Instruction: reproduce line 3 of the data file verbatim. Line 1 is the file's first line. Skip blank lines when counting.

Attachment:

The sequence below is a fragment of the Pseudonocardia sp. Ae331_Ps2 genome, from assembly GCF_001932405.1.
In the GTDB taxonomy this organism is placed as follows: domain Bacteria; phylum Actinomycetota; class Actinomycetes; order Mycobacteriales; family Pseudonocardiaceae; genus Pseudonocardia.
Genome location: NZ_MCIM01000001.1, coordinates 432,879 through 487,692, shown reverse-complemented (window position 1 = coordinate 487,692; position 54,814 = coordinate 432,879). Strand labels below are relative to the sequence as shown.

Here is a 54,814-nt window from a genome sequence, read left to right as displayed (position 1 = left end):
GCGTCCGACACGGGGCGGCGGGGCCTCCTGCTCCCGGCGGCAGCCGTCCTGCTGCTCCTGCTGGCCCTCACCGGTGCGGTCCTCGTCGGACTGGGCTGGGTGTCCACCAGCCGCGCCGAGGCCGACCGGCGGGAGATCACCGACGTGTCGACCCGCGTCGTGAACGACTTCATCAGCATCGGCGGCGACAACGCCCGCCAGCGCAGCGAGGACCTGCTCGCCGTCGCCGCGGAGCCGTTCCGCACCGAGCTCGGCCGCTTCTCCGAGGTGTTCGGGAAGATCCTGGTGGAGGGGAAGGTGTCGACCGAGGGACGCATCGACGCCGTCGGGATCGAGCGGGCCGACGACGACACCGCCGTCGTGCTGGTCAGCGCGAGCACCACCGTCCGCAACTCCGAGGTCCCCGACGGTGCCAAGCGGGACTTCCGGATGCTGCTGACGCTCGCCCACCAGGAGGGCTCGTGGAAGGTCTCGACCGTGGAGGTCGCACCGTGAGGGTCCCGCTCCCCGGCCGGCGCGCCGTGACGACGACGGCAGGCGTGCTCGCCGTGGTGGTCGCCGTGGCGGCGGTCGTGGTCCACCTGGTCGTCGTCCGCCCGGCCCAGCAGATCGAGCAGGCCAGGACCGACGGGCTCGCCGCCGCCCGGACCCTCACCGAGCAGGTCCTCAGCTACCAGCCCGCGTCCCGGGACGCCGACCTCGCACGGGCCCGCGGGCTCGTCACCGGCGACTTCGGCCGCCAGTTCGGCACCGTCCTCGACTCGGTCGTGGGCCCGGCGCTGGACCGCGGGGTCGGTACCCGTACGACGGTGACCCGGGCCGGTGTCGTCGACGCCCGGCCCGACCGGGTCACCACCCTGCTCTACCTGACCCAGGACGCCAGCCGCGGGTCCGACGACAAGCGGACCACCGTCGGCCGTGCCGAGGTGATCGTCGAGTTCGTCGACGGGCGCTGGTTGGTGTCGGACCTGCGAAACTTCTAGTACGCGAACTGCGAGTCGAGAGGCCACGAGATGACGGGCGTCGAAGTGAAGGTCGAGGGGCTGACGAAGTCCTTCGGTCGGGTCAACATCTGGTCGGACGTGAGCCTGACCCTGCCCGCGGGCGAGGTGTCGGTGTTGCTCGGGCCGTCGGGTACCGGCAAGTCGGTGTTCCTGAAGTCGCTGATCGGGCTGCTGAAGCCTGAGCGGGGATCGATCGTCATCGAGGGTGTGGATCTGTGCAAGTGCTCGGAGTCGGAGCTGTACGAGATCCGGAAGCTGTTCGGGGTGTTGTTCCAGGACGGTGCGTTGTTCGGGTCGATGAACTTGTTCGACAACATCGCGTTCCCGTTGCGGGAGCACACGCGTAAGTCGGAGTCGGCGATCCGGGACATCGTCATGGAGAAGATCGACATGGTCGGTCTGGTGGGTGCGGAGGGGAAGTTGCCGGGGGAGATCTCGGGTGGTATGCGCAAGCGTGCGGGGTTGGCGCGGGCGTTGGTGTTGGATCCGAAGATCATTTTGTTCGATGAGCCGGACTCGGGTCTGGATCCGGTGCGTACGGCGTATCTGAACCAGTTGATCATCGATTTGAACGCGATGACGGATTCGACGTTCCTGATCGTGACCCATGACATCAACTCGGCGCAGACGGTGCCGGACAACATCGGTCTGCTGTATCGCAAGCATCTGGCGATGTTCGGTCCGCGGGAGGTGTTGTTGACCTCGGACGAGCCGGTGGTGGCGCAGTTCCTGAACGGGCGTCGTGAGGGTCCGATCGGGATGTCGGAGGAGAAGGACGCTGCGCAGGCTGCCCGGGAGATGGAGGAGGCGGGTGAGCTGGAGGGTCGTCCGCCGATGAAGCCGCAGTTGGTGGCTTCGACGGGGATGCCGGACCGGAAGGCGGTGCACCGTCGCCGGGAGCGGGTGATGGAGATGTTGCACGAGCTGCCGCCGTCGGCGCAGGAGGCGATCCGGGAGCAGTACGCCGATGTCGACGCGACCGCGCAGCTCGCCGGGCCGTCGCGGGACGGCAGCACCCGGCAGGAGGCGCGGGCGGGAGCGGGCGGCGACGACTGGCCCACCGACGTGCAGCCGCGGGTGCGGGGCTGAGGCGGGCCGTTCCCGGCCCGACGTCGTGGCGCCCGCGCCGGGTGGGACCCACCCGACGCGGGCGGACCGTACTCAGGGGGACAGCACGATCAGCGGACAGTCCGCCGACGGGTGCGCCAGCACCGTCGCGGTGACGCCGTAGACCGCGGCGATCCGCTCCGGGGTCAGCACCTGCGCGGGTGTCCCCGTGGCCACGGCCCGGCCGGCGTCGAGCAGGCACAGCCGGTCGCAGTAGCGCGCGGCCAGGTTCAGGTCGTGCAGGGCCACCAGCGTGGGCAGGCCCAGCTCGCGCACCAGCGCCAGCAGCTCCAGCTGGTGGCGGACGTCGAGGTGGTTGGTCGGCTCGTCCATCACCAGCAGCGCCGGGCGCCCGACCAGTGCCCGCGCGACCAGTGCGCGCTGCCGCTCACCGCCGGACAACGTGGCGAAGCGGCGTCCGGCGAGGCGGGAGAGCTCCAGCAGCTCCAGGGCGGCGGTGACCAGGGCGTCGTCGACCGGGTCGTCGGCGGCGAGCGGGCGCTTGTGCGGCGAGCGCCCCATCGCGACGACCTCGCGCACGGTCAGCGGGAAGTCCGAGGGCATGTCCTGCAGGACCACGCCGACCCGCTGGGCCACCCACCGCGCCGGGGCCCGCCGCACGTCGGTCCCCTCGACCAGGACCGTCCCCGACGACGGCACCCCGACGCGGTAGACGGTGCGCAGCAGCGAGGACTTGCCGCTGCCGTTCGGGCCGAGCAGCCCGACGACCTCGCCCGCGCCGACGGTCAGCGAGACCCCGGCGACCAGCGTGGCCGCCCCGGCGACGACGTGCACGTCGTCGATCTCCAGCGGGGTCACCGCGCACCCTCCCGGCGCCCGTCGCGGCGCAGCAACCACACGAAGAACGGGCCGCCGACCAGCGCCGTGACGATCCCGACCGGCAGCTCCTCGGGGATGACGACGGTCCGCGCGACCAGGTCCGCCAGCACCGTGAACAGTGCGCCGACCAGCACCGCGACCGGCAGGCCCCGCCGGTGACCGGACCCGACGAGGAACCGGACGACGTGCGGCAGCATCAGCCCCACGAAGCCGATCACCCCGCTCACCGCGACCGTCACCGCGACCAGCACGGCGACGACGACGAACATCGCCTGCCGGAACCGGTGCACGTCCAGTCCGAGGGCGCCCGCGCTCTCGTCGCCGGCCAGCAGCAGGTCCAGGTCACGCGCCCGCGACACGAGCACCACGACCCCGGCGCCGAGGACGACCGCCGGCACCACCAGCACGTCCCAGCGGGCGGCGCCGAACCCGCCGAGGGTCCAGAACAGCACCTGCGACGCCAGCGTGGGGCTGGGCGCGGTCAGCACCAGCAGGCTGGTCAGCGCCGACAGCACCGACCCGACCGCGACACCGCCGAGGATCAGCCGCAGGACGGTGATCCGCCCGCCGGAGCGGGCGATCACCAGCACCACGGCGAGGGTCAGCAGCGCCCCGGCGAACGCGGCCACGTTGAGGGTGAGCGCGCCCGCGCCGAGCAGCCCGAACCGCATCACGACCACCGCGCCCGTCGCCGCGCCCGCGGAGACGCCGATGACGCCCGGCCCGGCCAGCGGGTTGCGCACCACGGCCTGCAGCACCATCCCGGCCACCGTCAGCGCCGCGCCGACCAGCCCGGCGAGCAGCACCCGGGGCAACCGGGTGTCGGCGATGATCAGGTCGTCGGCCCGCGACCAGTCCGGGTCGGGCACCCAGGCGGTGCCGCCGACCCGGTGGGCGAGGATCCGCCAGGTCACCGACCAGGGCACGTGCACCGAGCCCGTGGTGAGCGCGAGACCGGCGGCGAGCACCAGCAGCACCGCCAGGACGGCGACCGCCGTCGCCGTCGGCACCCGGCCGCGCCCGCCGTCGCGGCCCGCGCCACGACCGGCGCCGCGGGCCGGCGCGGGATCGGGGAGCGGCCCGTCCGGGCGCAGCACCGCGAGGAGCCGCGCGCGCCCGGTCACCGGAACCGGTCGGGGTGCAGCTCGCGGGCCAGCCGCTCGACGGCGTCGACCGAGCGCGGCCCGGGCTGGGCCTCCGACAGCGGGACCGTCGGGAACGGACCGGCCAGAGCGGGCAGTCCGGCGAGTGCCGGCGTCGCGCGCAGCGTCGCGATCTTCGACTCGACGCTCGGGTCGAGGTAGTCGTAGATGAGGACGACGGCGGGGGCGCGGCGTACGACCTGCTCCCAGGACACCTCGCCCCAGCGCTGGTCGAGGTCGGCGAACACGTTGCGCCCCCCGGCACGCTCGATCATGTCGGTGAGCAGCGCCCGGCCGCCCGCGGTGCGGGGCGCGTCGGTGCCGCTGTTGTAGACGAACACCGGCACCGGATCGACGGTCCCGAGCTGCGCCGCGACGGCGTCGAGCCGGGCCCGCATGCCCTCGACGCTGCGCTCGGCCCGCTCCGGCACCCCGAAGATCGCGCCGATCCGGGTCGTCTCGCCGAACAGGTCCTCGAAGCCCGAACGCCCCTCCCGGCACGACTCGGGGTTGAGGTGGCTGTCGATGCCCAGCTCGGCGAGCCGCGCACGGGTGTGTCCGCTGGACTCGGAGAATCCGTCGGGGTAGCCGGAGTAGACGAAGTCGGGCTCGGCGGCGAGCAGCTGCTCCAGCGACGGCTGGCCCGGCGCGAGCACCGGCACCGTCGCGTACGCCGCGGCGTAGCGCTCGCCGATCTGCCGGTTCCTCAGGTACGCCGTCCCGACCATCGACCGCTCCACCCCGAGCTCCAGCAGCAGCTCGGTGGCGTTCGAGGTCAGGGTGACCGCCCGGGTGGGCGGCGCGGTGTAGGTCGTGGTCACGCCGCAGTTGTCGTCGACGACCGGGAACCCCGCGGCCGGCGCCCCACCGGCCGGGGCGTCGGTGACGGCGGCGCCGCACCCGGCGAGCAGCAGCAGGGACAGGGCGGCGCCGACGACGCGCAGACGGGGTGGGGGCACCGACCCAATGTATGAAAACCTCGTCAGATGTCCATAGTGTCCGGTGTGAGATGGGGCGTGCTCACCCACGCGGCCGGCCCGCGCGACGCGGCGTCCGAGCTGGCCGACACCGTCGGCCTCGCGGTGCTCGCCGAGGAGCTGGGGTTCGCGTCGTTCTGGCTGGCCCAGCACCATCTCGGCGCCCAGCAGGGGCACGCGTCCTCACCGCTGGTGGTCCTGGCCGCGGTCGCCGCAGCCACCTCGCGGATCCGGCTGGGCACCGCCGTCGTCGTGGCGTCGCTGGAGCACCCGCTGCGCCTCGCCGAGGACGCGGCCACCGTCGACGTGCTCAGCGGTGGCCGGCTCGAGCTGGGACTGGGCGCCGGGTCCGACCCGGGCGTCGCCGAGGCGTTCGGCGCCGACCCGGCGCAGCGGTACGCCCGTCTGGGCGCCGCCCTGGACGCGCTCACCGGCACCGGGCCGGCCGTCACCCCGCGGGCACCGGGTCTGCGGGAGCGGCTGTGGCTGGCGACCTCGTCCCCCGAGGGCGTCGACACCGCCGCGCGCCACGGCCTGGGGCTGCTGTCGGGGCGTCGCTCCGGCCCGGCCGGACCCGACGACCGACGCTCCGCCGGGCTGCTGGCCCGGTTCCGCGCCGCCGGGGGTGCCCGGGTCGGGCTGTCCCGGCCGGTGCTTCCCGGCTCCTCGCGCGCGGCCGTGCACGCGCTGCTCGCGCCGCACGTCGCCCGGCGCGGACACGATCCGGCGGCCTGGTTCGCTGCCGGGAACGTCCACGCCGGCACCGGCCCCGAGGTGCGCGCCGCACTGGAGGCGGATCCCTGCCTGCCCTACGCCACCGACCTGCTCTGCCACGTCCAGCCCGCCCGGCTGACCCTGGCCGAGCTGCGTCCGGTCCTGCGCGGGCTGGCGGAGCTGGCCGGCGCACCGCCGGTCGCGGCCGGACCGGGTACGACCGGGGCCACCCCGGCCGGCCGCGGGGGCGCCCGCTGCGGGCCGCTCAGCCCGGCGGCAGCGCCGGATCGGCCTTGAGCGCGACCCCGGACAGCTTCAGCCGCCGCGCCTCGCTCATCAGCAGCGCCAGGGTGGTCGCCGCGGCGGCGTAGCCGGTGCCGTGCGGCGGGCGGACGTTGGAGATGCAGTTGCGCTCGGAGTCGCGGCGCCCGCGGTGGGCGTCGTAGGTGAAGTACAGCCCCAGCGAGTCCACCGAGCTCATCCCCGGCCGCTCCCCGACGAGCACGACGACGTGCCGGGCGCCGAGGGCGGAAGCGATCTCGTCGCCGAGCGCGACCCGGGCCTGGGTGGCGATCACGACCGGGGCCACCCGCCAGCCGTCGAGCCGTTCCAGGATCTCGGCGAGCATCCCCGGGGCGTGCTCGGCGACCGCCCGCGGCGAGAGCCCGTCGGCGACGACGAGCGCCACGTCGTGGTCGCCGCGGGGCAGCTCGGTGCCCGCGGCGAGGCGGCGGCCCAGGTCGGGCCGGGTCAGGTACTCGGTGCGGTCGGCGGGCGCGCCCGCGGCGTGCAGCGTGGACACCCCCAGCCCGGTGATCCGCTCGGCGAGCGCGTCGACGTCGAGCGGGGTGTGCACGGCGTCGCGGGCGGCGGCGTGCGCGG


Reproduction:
Genome location: NZ_MCIM01000001.1, coordinates 432,879 through 487,692, shown reverse-complemented (window position 1 = coordinate 487,692; position 54,814 = coordinate 432,879). Strand labels below are relative to the sequence as shown.